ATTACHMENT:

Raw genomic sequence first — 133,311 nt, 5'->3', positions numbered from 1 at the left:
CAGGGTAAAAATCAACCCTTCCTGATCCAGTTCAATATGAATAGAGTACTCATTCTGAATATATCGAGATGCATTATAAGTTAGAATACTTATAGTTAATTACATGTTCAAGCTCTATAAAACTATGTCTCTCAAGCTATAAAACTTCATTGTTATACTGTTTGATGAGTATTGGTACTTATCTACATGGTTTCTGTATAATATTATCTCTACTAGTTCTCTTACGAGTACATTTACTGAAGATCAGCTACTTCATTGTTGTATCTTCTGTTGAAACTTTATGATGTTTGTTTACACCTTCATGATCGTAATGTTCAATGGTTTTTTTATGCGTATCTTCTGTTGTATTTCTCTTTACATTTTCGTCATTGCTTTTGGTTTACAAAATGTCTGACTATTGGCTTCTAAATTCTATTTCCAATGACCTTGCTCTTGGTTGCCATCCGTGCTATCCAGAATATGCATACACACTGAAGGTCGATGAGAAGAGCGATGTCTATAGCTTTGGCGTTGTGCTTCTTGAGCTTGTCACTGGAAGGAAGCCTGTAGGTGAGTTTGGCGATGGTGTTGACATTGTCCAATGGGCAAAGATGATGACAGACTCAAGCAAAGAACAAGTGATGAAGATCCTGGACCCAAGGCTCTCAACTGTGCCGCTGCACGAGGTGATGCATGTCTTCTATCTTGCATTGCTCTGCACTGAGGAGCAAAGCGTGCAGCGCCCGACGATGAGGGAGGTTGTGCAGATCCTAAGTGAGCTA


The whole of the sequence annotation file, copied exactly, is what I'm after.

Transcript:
Raw genomic sequence first — 133,311 nt, 5'->3', positions numbered from 1 at the left:
CAGGGTAAAAATCAACCCTTCCTGATCCAGTTCAATATGAATAGAGTACTCATTCTGAATATATCGAGATGCATTATAAGTTAGAATACTTATAGTTAATTACATGTTCAAGCTCTATAAAACTATGTCTCTCAAGCTATAAAACTTCATTGTTATACTGTTTGATGAGTATTGGTACTTATCTACATGGTTTCTGTATAATATTATCTCTACTAGTTCTCTTACGAGTACATTTACTGAAGATCAGCTACTTCATTGTTGTATCTTCTGTTGAAACTTTATGATGTTTGTTTACACCTTCATGATCGTAATGTTCAATGGTTTTTTTATGCGTATCTTCTGTTGTATTTCTCTTTACATTTTCGTCATTGCTTTTGGTTTACAAAATGTCTGACTATTGGCTTCTAAATTCTATTTCCAATGACCTTGCTCTTGGTTGCCATCCGTGCTATCCAGAATATGCATACACACTGAAGGTCGATGAGAAGAGCGATGTCTATAGCTTTGGCGTTGTGCTTCTTGAGCTTGTCACTGGAAGGAAGCCTGTAGGTGAGTTTGGCGATGGTGTTGACATTGTCCAATGGGCAAAGATGATGACAGACTCAAGCAAAGAACAAGTGATGAAGATCCTGGACCCAAGGCTCTCAACTGTGCCGCTGCACGAGGTGATGCATGTCTTCTATCTTGCATTGCTCTGCACTGAGGAGCAAAGCGTGCAGCGCCCGACGATGAGGGAGGTTGTGCAGATCCTAAGTGAGCTA